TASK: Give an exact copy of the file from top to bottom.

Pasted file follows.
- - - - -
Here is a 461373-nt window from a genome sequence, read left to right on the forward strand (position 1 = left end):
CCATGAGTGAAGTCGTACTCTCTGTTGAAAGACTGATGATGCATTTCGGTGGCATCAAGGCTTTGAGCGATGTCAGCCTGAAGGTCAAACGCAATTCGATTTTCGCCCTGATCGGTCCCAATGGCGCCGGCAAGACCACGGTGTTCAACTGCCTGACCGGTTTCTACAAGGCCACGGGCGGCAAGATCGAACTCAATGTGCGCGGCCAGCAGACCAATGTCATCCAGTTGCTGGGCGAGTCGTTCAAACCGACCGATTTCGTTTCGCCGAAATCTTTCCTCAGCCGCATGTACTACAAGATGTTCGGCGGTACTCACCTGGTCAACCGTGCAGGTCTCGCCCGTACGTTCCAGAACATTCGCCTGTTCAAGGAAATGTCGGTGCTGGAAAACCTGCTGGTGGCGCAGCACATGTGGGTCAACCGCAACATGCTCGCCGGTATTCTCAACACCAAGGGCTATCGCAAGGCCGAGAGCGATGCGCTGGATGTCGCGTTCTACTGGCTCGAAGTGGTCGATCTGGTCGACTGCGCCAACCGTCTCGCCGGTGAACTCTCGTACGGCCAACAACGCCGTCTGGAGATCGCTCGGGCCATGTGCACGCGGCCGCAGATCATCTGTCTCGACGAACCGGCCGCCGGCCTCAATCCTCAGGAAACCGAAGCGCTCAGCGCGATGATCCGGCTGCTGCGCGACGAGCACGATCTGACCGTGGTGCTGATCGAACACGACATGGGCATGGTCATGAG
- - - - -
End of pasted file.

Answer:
Here is a 461373-nt window from a genome sequence, read left to right on the forward strand (position 1 = left end):
CCATGAGTGAAGTCGTACTCTCTGTTGAAAGACTGATGATGCATTTCGGTGGCATCAAGGCTTTGAGCGATGTCAGCCTGAAGGTCAAACGCAATTCGATTTTCGCCCTGATCGGTCCCAATGGCGCCGGCAAGACCACGGTGTTCAACTGCCTGACCGGTTTCTACAAGGCCACGGGCGGCAAGATCGAACTCAATGTGCGCGGCCAGCAGACCAATGTCATCCAGTTGCTGGGCGAGTCGTTCAAACCGACCGATTTCGTTTCGCCGAAATCTTTCCTCAGCCGCATGTACTACAAGATGTTCGGCGGTACTCACCTGGTCAACCGTGCAGGTCTCGCCCGTACGTTCCAGAACATTCGCCTGTTCAAGGAAATGTCGGTGCTGGAAAACCTGCTGGTGGCGCAGCACATGTGGGTCAACCGCAACATGCTCGCCGGTATTCTCAACACCAAGGGCTATCGCAAGGCCGAGAGCGATGCGCTGGATGTCGCGTTCTACTGGCTCGAAGTGGTCGATCTGGTCGACTGCGCCAACCGTCTCGCCGGTGAACTCTCGTACGGCCAACAACGCCGTCTGGAGATCGCTCGGGCCATGTGCACGCGGCCGCAGATCATCTGTCTCGACGAACCGGCCGCCGGCCTCAATCCTCAGGAAACCGAAGCGCTCAGCGCGATGATCCGGCTGCTGCGCGACGAGCACGATCTGACCGTGGTGCTGATCGAACACGACATGGGCATGGTCATGAG